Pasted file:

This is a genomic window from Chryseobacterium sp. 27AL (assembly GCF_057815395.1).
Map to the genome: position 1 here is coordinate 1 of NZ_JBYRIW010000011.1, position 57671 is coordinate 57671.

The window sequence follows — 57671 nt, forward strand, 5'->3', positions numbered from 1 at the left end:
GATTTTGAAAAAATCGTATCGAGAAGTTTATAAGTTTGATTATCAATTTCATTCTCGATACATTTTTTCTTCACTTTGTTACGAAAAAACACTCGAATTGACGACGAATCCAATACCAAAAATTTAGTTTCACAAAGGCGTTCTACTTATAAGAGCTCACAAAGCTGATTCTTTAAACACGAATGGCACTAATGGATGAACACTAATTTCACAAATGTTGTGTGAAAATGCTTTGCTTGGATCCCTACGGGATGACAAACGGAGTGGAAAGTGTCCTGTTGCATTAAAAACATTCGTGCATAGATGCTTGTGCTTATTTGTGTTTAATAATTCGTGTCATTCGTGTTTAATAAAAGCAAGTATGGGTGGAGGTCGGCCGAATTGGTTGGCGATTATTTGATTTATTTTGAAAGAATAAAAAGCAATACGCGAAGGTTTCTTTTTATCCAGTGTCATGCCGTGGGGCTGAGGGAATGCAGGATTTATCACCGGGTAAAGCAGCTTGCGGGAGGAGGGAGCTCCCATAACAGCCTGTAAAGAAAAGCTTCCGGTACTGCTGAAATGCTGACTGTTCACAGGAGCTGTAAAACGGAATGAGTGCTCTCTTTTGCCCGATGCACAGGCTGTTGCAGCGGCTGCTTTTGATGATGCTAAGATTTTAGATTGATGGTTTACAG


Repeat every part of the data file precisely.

This is a genomic window from Chryseobacterium sp. 27AL (assembly GCF_057815395.1).
Map to the genome: position 1 here is coordinate 1 of NZ_JBYRIW010000011.1, position 57671 is coordinate 57671.

The window sequence follows — 57671 nt, forward strand, 5'->3', positions numbered from 1 at the left end:
GATTTTGAAAAAATCGTATCGAGAAGTTTATAAGTTTGATTATCAATTTCATTCTCGATACATTTTTTCTTCACTTTGTTACGAAAAAACACTCGAATTGACGACGAATCCAATACCAAAAATTTAGTTTCACAAAGGCGTTCTACTTATAAGAGCTCACAAAGCTGATTCTTTAAACACGAATGGCACTAATGGATGAACACTAATTTCACAAATGTTGTGTGAAAATGCTTTGCTTGGATCCCTACGGGATGACAAACGGAGTGGAAAGTGTCCTGTTGCATTAAAAACATTCGTGCATAGATGCTTGTGCTTATTTGTGTTTAATAATTCGTGTCATTCGTGTTTAATAAAAGCAAGTATGGGTGGAGGTCGGCCGAATTGGTTGGCGATTATTTGATTTATTTTGAAAGAATAAAAAGCAATACGCGAAGGTTTCTTTTTATCCAGTGTCATGCCGTGGGGCTGAGGGAATGCAGGATTTATCACCGGGTAAAGCAGCTTGCGGGAGGAGGGAGCTCCCATAACAGCCTGTAAAGAAAAGCTTCCGGTACTGCTGAAATGCTGACTGTTCACAGGAGCTGTAAAACGGAATGAGTGCTCTCTTTTGCCCGATGCACAGGCTGTTGCAGCGGCTGCTTTTGATGATGCTAAGATTTTAGATTGATGGTTTACAG